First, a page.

My sweetheart did become a part of the Strategic Air Command headed up by General Curtis Le May.

Farewell/Hello is a fictionalized story of that era combined with touches of my pilot and me. We married, raised a batch of kids. He served our precious country through a war. Our motto for a happy marriage was Always talk things through, keep smiling and love each other.

He died much too soon.

A couple of years later I met my second Veteran. We met, fell in love, and here we are, my sailor and me.

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We met at a Recycling Single Men party in New Jersey and were drawn to each other right away. The widow and the widower!FH CVR 3D

Love, it can happen to you!

Thanks for your service, Veterans. Love from Charmaine Gordon

A newlywed’s first Halloween-1952 Bossier City, Louisiana

Unaware of anything but but each other, the Korean War, and Barksdale Air Force Base, Bud came home riding his Corgi mortorbike- the smallest cycle you ever saw.

“Did you buy candy?”

“No. Why?”

“It’s Halloween and our little neighborhood is filled with kids who will come looking for treats.”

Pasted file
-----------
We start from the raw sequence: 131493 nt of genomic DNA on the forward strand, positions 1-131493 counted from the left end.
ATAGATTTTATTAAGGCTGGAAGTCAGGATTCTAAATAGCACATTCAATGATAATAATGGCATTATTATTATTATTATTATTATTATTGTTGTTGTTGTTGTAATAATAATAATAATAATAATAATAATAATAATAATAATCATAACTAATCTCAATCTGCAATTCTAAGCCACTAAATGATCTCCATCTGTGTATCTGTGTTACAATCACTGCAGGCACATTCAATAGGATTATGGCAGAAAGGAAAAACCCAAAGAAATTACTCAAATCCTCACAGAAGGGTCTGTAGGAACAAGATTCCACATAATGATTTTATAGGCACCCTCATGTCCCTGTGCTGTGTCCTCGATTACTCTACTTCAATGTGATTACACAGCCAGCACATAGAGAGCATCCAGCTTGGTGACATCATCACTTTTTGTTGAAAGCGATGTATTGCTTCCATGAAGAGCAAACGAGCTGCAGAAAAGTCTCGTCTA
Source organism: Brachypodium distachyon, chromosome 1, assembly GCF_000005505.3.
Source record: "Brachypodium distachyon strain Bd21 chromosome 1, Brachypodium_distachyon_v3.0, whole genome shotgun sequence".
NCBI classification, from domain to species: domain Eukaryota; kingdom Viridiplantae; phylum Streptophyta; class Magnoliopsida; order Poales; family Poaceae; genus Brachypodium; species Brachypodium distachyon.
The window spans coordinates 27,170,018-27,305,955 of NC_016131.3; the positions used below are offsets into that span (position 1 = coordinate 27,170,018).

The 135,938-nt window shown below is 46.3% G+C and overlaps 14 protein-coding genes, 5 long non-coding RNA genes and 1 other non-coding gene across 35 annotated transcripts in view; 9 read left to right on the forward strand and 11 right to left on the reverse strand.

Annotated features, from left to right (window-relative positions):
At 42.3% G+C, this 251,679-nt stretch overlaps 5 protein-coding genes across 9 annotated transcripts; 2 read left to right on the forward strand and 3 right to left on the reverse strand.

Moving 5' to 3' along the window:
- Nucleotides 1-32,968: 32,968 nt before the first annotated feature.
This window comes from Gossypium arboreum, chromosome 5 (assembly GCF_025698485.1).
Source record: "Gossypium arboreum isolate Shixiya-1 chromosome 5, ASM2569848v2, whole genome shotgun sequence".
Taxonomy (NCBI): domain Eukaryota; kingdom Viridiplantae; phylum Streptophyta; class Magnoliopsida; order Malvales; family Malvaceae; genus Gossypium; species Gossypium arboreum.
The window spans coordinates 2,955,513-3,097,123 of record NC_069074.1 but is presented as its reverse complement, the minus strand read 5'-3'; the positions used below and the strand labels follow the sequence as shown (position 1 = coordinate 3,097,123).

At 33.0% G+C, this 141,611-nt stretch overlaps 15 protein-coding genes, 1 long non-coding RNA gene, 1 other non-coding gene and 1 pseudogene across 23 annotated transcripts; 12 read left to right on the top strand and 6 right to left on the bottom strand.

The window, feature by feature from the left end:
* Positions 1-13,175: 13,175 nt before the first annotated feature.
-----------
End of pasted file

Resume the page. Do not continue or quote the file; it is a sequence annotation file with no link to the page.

“UH, what’ll we do? It’s too late to go shopping.” The bell rang. Young voices cried out, “Trick or treat-trick or treat. Give us something good to eat.”

Apples, I remembered the big bag of apples we had. So we put an apple in each pumpkin. and the kids ran off laughing. I knew we’d run out of them soon. Not the kids-the apples. And we did.

My pilot husband said, “How about bread? Do we have a loaf of Wonder Bread?”

“Sure but what. . .”

“Quick. Give me a slice and a small paper bag. When I turn off the outside light, I’ll rattle my hand in the bag. The kids will think something wonderful is coming up and in the dark, I’ll drop a slice of bread.”

What can I say about that wonderful night of laughter. Convulsed, holding our sides together, finally the doorbell stopped ringing. Bud and I had another night to remember. Just one of so many in all the wonderful years together.

Are you listening up there, wherever you are, sweetheart? Oh yes you are.

46235_4036441625825_953707763_n   Charmaine Headshot for Author Central                                                                                                  

FREE 4 Chapter Preview Download

Farewell,Hello

    Once you’ve read the beginning, you’ll want to read this long/short story of love lost then found.                                 Concept CVR FH 1-1